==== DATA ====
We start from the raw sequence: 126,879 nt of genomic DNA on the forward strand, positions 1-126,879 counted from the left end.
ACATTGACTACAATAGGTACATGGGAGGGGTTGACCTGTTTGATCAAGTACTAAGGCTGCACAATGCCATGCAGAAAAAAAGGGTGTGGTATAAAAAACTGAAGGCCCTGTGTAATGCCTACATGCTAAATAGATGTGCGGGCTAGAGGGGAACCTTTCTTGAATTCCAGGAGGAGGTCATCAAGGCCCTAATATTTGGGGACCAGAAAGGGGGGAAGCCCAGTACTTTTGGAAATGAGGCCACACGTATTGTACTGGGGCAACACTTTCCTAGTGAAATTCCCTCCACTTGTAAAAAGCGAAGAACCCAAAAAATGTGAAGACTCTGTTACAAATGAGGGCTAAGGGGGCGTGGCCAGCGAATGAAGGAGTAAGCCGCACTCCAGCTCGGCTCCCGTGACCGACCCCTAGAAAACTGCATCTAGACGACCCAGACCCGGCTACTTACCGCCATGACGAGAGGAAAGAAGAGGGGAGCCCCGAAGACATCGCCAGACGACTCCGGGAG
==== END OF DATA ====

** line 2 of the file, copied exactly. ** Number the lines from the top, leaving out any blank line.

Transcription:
ACATTGACTACAATAGGTACATGGGAGGGGTTGACCTGTTTGATCAAGTACTAAGGCTGCACAATGCCATGCAGAAAAAAAGGGTGTGGTATAAAAAACTGAAGGCCCTGTGTAATGCCTACATGCTAAATAGATGTGCGGGCTAGAGGGGAACCTTTCTTGAATTCCAGGAGGAGGTCATCAAGGCCCTAATATTTGGGGACCAGAAAGGGGGGAAGCCCAGTACTTTTGGAAATGAGGCCACACGTATTGTACTGGGGCAACACTTTCCTAGTGAAATTCCCTCCACTTGTAAAAAGCGAAGAACCCAAAAAATGTGAAGACTCTGTTACAAATGAGGGCTAAGGGGGCGTGGCCAGCGAATGAAGGAGTAAGCCGCACTCCAGCTCGGCTCCCGTGACCGACCCCTAGAAAACTGCATCTAGACGACCCAGACCCGGCTACTTACCGCCATGACGAGAGGAAAGAAGAGGGGAGCCCCGAAGACATCGCCAGACGACTCCGGGAG